Jesus’ open teaching about the cross was a turning point for the disciples because it meant they had reached a turning point in discipleship. It is one thing to follow Jesus as he healed, cast out unclean spirits, taught about, and proclaimed the nearness of God’s kingdom. It is another thing to count the cost of following Jesus in the sacrificial love of God. Jesus’ second call to discipleship meant that his followers allow God’s love to become flesh in their lives Jesus’ open teaching about suffering, death, and resurrection meant discipleship would no longer allow the disciples to watch from the sidelines. They had reached a turning point as their discipleship required them to walk with Jesus in open faith. The cost of following Jesus had turned deadly serious.
I have spoken about Dietrich Bonhoeffer before. He was part of the resistance movement against Adolph Hitler and Nazism that possessed Germany following the First World War. He died near the end of the Second World War by execution in a Nazi concentration camp. Bonhoeffer wrote a book entitled The Cost of Discipleship in which he focused on Jesus’ second invitation to discipleship through the cross. A key part of this book focuses on understanding that God’s grace realized through the cross is costly. It was costly for Jesus and it is costly for Jesus’ followers. Here are some of Bonhoeffer’s reflections on the cross and how it is a turning point for followers of Jesus:
“The cross is not the terrible end to an otherwise God-fearing and happy life, but it meets us at the beginning of our communion with Christ. When Christ calls a man, he bids him come and die.”
“The gift of Christ is not the Christian religion, but the grace and love of God which culminate in the cross.”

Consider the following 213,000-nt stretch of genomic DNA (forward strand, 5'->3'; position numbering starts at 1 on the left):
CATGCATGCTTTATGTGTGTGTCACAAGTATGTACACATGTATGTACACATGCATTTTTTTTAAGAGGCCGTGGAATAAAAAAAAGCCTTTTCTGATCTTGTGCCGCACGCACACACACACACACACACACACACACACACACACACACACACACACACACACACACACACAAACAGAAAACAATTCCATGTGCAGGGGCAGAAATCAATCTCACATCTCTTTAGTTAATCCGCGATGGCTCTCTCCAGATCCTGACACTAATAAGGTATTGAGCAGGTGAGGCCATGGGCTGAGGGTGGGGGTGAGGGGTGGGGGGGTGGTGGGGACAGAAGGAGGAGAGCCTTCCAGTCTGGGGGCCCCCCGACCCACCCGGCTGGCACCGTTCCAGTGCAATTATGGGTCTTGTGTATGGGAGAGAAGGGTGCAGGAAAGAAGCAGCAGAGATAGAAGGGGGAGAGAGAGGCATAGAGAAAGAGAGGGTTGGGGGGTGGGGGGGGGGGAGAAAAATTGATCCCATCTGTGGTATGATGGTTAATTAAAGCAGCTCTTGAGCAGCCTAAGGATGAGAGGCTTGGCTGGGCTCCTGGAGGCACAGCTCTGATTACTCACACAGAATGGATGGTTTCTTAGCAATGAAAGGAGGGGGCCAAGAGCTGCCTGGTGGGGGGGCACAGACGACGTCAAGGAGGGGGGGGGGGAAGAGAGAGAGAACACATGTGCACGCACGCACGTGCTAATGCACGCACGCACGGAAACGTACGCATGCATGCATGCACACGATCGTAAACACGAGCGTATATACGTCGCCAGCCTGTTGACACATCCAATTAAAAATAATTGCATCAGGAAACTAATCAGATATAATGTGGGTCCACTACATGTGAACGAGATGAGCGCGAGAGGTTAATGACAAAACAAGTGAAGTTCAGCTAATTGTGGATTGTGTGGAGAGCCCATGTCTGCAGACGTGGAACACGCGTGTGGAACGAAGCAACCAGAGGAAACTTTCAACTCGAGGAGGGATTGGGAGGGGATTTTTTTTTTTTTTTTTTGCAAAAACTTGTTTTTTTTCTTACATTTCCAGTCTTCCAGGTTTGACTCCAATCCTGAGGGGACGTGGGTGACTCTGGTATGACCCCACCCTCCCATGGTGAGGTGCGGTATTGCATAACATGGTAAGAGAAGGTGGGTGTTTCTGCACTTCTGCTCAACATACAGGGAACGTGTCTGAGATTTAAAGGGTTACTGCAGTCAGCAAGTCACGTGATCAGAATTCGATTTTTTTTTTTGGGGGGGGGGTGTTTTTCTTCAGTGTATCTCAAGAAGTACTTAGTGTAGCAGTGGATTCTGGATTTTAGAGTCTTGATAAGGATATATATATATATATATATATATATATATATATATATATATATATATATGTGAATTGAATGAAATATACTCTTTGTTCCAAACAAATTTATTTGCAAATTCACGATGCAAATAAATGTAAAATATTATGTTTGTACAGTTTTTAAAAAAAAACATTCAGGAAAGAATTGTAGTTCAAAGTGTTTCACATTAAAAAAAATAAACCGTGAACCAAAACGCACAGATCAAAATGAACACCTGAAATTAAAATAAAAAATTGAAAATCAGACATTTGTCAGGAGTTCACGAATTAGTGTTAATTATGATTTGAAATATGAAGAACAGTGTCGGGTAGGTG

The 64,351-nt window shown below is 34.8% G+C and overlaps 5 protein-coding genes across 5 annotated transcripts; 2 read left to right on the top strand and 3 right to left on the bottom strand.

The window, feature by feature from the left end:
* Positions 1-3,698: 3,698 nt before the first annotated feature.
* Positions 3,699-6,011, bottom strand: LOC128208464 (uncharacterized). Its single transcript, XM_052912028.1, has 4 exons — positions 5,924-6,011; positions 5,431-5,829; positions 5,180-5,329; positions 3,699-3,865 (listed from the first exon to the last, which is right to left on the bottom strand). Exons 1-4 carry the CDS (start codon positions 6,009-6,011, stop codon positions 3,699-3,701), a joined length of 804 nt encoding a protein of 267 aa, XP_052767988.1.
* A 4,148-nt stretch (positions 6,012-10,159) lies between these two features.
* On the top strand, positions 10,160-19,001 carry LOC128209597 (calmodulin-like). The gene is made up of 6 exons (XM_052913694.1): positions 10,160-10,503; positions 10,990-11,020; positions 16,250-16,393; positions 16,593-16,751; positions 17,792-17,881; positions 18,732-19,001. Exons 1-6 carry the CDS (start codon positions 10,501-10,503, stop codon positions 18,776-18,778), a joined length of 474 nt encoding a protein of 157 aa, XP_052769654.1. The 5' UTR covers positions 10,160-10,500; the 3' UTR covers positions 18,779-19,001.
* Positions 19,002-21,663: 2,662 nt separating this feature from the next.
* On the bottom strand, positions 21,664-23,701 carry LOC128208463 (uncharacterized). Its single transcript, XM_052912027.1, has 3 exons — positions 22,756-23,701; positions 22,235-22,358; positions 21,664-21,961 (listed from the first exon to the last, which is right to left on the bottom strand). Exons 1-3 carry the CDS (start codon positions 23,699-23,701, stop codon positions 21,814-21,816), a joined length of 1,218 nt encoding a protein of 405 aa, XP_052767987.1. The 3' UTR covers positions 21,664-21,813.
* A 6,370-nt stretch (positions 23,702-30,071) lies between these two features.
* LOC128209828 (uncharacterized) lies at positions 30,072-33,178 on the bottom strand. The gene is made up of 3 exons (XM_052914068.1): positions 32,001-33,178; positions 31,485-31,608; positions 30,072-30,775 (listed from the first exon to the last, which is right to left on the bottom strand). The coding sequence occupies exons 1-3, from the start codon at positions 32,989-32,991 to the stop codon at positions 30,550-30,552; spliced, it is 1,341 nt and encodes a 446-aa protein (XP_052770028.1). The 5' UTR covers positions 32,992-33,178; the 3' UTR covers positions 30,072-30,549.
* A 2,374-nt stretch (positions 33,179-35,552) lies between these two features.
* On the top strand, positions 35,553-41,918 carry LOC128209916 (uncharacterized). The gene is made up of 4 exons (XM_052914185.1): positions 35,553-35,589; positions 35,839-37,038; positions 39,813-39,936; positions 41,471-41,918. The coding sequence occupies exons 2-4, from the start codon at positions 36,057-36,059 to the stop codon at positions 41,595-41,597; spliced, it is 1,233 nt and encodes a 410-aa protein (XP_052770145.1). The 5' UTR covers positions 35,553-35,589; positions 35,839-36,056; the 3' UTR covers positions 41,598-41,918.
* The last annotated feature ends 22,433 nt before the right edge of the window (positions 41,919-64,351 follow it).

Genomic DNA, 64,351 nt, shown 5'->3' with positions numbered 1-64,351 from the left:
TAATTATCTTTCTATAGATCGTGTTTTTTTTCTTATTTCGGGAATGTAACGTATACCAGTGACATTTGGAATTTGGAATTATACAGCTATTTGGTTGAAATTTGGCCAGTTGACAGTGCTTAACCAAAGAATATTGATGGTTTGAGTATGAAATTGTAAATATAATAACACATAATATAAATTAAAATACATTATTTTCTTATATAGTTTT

Ben Domenech gave this account of Bonhoeffer and how Bonhoeffer reached a turning point in his life as he answered Jesus’ call to take up his cross and follow.
“When it became clear that another war was imminent in Germany, Bonhoeffer was urged by his friends to leave Germany, or risk imprisonment and death. For a time, he listened and came to New York prior to the outbreak of World War II. Yet as Bonhoeffer walked around the streets of the city, he became convinced that like, Jonah fleeing from Ninevah, he had refused the call of God to fight the Nazis from within Germany. And he knew what that call meant – after all, as he once wrote, “When Christ calls a man, He bids him come and die.”
Reaching a turning point, ”Bonhoeffer boarded a ship and sailed back toward his homeland and his doom. He took the ship back to his Ninevah. Had he taken it to the success he imagined, we might remember him today as a man of God who averted the greatest tragedy in the history of modern man. He took that ship instead to martyrdom, to the concentration camp, to the grave. But God did not forsake him, even in death. As Bonhoeffer wrote from the jail: ‘A prison cell, in which one waits, hopes … and is completely dependent on the fact that the door of freedom has to be opened from the outside, is not a bad picture of Advent.’” (Ben Domenech, 2006)
Turning points. Times when followers of Jesus decide to live in God’s sacrificial love as we take up our cross and follow Jesus to Calvary. May God bless the turning points of your life in the name of the Father, the Son, and the Holy Spirit.
February 28, 2021